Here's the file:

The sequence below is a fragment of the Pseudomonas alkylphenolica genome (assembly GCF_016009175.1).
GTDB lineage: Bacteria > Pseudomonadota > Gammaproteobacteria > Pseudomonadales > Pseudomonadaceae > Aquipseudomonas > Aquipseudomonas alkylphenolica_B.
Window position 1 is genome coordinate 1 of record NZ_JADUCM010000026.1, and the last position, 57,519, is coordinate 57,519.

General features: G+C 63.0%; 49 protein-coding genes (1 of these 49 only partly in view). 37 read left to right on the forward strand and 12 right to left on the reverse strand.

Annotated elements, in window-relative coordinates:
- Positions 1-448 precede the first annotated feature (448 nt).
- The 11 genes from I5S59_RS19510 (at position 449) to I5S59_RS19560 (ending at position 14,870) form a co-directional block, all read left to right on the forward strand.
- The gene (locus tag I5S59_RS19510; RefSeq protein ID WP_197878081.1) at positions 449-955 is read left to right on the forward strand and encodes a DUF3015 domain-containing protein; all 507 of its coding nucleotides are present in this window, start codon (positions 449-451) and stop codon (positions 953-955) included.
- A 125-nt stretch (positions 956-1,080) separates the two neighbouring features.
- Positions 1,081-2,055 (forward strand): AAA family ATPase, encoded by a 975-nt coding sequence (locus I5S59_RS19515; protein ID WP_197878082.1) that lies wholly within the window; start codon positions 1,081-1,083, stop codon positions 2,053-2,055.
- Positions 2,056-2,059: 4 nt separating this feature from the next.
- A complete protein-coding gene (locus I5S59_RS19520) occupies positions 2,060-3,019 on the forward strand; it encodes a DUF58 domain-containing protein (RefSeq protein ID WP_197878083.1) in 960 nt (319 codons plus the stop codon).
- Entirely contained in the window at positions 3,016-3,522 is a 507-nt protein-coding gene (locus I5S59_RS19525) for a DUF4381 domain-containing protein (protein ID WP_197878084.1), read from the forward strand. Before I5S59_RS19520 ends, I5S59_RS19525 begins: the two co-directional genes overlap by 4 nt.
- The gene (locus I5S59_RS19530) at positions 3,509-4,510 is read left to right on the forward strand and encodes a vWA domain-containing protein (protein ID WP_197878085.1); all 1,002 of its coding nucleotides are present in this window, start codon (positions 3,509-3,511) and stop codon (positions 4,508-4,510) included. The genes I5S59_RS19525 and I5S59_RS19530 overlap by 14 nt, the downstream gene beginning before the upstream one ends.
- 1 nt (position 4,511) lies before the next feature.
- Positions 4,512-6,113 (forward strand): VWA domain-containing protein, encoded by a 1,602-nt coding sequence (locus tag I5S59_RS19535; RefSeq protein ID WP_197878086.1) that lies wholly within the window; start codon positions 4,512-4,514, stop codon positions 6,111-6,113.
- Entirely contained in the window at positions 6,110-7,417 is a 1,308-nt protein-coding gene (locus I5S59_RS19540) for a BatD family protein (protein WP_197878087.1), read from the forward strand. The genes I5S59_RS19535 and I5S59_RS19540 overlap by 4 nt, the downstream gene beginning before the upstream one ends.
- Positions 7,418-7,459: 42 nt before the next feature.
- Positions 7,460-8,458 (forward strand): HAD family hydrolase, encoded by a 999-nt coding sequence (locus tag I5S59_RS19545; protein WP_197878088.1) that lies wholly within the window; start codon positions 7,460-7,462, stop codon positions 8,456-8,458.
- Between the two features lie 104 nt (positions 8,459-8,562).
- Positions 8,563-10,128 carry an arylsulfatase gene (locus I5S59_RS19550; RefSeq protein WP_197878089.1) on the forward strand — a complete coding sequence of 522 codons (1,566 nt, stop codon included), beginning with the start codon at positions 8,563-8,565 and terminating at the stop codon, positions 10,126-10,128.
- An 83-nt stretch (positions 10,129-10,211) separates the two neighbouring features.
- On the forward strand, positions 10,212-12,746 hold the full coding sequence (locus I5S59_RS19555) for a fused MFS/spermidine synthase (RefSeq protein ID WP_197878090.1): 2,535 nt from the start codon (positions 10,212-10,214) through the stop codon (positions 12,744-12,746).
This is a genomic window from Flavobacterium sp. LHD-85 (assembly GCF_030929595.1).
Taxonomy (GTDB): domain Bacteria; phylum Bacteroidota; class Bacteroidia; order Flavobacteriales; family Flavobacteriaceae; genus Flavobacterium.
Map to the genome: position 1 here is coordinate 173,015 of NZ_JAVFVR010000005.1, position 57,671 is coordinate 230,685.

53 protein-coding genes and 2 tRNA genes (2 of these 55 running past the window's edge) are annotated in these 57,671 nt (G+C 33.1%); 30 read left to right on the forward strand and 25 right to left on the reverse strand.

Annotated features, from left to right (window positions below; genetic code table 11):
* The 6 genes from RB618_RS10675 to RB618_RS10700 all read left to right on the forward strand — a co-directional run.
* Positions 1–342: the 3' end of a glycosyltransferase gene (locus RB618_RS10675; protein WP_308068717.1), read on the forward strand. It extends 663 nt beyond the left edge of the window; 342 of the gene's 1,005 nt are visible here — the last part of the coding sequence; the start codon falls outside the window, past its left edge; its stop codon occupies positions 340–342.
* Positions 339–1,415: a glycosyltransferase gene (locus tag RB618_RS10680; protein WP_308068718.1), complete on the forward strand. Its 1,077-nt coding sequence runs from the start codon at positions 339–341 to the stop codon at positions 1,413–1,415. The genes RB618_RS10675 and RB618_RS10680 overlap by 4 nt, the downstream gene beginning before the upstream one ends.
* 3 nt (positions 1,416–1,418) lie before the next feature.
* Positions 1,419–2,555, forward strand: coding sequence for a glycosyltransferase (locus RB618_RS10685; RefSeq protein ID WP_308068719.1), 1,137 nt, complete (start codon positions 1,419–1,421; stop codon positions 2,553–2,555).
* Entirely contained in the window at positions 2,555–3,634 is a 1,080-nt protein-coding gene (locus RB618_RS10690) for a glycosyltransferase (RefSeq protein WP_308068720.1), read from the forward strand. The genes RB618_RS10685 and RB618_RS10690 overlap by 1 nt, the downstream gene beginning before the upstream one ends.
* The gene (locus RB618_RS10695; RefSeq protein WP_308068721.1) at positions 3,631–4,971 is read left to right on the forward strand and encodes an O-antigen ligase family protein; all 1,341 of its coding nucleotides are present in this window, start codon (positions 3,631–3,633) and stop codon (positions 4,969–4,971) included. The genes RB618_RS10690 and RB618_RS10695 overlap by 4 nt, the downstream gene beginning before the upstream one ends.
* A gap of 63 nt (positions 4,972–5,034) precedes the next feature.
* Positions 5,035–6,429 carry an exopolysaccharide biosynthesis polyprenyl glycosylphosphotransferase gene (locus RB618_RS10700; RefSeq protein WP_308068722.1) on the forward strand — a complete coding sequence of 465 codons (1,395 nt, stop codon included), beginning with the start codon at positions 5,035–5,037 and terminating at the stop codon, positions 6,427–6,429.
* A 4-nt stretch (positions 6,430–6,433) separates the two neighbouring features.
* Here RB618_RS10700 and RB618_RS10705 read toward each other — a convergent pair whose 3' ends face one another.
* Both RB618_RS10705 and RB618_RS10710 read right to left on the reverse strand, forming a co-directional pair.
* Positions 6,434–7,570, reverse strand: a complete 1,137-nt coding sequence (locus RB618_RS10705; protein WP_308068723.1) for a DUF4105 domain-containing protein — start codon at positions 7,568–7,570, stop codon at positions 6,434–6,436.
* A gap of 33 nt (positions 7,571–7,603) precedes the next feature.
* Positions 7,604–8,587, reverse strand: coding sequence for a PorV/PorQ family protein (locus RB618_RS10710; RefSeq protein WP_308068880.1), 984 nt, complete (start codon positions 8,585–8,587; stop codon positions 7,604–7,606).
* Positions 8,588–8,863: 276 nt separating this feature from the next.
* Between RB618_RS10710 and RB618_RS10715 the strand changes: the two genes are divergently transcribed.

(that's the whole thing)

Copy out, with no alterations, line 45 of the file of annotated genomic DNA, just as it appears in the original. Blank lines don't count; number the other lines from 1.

* Between RB618_RS10710 and RB618_RS10715 the strand changes: the two genes are divergently transcribed.